At the start of the COVID-19 pandemic, Bloodworks Northwest immediately lost 60% of its blood donations.
It had to pull its bloodmobiles off the streets, and stopped holding blood drives at high schools, colleges and businesses.
Out of desperation, though, came a stroke of genius. Bloodworks Northwest decided to hold pop-up blood drives in the very places its donors are missing: venues such as T-Mobile Park, CenturyLink Field, the Paramount Theatre and Cheney Stadium.
“It’s a close as you can get, with no sports,” said Bloodworks Northwest spokesperson John Yeager. “And to give blood amid the historic, grand beauty of the Paramount Theatre? You’re like royalty.”
On Wednesday, the organization installed its latest pop-up at the Museum of Flight, where donors could get a glimpse of the 1913 Rumpler Taube glider reproduction hanging near the entrance, and perhaps find themselves donating next to an astronaut in a full space suit — including a mask.
“There’s a public need to maintain the blood supply, and people are looking for ways to help,” said Bloodworks Northwest President and CEO Curt Bailey. “Plus, it’s a fun venue. It’s really a treat.”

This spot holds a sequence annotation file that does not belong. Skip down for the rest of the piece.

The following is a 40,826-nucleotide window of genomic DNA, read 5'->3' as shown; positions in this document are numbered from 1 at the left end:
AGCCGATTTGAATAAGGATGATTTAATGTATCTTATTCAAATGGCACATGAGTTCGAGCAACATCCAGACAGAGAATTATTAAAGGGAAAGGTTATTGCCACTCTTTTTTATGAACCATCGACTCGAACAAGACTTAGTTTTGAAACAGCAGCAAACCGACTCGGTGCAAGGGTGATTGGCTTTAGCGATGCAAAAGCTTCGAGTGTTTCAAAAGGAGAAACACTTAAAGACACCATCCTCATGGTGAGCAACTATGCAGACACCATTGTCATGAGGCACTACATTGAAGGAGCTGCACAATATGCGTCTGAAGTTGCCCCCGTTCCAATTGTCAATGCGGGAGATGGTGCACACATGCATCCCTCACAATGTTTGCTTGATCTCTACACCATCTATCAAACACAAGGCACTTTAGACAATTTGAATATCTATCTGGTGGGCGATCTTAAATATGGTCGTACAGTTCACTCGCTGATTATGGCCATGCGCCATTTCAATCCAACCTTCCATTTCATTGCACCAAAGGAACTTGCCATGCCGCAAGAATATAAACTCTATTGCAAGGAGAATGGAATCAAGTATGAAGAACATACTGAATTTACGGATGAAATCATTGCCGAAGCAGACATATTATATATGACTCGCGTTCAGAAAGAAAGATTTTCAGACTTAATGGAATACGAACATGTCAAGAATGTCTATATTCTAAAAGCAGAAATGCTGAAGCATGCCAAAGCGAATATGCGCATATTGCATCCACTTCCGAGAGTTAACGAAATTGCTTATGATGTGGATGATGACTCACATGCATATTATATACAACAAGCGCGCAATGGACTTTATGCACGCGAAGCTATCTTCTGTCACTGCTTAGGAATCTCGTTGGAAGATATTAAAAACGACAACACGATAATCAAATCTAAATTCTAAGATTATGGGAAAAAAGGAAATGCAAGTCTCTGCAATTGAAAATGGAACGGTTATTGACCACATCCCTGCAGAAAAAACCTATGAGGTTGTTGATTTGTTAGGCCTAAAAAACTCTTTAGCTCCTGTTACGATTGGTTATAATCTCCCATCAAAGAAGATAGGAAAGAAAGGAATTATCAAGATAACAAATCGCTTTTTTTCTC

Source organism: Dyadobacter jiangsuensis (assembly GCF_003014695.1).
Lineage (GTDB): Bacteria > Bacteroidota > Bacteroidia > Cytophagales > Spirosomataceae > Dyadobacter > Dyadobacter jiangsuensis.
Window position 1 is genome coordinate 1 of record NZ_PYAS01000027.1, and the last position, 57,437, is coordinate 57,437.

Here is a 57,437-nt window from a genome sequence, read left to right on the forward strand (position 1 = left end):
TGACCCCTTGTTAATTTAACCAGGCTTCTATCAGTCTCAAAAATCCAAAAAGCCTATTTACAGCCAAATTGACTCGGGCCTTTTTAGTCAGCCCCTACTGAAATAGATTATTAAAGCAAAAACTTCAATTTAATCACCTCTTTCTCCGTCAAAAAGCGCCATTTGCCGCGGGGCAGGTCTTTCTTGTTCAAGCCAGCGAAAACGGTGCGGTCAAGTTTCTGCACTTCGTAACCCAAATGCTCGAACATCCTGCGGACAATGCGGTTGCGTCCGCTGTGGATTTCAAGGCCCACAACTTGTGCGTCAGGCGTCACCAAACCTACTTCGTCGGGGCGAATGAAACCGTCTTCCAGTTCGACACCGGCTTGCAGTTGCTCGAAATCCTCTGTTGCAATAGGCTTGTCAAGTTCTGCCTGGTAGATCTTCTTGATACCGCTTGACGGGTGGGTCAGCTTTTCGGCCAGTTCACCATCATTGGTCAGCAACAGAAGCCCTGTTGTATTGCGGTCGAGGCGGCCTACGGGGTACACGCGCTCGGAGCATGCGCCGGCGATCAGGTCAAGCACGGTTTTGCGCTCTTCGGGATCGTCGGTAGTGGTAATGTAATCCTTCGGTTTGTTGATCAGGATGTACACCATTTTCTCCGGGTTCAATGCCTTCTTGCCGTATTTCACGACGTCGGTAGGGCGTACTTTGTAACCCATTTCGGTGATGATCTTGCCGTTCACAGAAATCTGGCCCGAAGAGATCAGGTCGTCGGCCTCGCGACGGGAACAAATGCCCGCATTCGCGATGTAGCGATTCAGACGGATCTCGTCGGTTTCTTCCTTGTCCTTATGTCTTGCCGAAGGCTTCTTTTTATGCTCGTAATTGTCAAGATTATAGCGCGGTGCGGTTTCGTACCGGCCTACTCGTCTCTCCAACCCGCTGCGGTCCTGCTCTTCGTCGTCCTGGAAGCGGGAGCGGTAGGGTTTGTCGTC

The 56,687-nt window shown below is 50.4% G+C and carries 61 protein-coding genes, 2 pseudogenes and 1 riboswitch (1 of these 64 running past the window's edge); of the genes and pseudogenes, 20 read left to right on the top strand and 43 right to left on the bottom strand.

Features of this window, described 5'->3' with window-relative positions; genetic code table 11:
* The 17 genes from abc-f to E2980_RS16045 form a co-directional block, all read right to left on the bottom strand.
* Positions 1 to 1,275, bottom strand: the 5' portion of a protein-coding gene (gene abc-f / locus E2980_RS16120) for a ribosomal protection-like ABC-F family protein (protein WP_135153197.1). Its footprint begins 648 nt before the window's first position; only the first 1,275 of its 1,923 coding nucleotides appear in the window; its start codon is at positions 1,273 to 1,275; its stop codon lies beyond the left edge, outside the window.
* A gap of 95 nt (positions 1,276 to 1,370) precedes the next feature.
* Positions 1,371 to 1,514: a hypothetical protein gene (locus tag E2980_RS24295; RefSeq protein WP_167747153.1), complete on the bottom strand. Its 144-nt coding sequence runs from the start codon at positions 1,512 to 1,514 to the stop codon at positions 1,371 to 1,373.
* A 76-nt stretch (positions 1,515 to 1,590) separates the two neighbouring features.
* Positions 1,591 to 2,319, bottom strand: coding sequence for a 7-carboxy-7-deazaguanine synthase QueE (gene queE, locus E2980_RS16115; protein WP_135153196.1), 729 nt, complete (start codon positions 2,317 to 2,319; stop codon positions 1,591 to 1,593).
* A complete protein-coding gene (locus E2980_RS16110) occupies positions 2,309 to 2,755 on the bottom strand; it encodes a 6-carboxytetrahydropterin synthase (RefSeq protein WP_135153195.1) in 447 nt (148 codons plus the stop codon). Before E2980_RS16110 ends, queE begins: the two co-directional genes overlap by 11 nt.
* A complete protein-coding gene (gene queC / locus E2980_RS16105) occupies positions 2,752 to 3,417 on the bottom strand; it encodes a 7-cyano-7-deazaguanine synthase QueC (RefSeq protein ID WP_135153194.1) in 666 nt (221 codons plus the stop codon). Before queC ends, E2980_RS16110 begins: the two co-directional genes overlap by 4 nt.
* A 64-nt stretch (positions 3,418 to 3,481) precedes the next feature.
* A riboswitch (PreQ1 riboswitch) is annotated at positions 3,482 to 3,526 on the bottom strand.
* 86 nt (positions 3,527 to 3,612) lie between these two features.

He wasn’t kidding. The former Marine Corps helicopter pilot was happy to get a look around the museum and be close to Boeing, which manufactured the CH-46 he used to fly.
“This is a way to breathe life into a place that’s just vacant,” Bailey said. “We can’t fix a blood shortage like that; COVID took that away.
“So we have to plan ahead. It’s not where we are right now, it’s how we are looking at September.”
Bloodworks Northwest is getting 30% of its donations from the pop-ups, with the rest coming from donor centers. Both require donors to get appointments in advance.
Said Yeager: “If we didn’t have these, we’d be up a creek.”
Museum of Flight President and CEO Matt Hayes showed up to donate Wednesday.
The museum has been shut down since mid-March, “and ever since, we’ve been talking about what we could do, as opposed to what we couldn’t do,” Hayes said. “Giving blood is one of the easiest, yet important things you can do for the community. ”
Jesse Pasichnyk, a software engineer and pilot, learned about the pop-up through a local group called Flights Above the Pacific Northwest.
“I was putting off giving blood before,” he said. “There was way too much unknown about it. It’s a little more understood now, and I like the museum. So it made sense.”